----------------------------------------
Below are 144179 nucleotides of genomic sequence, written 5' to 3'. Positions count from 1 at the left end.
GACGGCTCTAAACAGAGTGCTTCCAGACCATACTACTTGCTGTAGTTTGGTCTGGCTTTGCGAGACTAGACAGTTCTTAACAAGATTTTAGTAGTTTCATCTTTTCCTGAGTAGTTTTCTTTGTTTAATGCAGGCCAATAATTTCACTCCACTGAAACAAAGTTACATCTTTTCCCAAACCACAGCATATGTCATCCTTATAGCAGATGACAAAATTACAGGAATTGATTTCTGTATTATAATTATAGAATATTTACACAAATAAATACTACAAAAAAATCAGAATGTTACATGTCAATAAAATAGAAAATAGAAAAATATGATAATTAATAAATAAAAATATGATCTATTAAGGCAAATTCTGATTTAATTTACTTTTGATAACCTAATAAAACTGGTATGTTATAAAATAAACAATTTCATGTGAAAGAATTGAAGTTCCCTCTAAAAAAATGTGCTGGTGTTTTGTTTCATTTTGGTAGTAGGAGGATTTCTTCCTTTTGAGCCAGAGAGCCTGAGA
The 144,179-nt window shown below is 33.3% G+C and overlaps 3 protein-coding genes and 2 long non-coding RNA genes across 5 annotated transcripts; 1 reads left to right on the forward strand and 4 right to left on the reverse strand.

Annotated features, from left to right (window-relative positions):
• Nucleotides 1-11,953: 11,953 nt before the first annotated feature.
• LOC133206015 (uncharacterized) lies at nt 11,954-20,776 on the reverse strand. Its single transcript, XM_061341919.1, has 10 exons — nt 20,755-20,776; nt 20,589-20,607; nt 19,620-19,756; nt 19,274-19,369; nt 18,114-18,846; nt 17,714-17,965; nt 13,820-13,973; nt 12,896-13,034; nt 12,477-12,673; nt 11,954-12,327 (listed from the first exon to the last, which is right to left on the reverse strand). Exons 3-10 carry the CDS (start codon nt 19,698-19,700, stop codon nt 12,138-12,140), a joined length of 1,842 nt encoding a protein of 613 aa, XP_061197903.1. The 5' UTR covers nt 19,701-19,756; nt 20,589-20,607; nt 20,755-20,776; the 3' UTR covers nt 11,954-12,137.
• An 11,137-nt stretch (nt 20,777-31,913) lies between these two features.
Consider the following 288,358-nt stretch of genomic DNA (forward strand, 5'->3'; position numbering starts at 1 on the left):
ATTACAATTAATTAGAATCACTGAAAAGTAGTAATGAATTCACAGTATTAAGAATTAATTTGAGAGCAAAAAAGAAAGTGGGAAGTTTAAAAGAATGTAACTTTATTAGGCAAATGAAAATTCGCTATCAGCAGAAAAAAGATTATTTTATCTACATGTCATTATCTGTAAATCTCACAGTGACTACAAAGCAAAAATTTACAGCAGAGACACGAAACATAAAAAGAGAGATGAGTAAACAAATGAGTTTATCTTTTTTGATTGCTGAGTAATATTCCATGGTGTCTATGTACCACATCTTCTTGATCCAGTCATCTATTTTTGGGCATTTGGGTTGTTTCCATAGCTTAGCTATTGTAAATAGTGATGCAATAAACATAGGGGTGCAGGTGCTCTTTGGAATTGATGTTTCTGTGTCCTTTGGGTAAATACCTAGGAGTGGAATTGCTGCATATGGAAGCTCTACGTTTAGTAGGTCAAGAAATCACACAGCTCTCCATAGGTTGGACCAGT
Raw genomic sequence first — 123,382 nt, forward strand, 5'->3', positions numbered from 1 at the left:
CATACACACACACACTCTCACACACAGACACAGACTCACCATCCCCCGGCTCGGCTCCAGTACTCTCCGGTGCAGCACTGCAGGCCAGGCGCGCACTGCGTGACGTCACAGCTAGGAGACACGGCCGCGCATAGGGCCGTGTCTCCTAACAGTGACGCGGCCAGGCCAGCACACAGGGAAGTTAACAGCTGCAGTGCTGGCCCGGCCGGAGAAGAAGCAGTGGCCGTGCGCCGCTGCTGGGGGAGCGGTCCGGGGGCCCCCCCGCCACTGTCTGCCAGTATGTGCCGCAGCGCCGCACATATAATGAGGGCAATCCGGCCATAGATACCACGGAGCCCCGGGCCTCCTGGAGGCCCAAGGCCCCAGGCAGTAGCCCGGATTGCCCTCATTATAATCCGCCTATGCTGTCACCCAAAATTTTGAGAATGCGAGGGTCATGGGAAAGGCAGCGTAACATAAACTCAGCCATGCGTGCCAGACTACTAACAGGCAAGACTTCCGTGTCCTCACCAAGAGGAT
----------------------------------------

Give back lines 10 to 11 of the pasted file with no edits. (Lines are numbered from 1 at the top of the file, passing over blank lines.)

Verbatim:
Raw genomic sequence first — 123,382 nt, forward strand, 5'->3', positions numbered from 1 at the left:
CATACACACACACACTCTCACACACAGACACAGACTCACCATCCCCCGGCTCGGCTCCAGTACTCTCCGGTGCAGCACTGCAGGCCAGGCGCGCACTGCGTGACGTCACAGCTAGGAGACACGGCCGCGCATAGGGCCGTGTCTCCTAACAGTGACGCGGCCAGGCCAGCACACAGGGAAGTTAACAGCTGCAGTGCTGGCCCGGCCGGAGAAGAAGCAGTGGCCGTGCGCCGCTGCTGGGGGAGCGGTCCGGGGGCCCCCCCGCCACTGTCTGCCAGTATGTGCCGCAGCGCCGCACATATAATGAGGGCAATCCGGCCATAGATACCACGGAGCCCCGGGCCTCCTGGAGGCCCAAGGCCCCAGGCAGTAGCCCGGATTGCCCTCATTATAATCCGCCTATGCTGTCACCCAAAATTTTGAGAATGCGAGGGTCATGGGAAAGGCAGCGTAACATAAACTCAGCCATGCGTGCCAGACTACTAACAGGCAAGACTTCCGTGTCCTCACCAAGAGGAT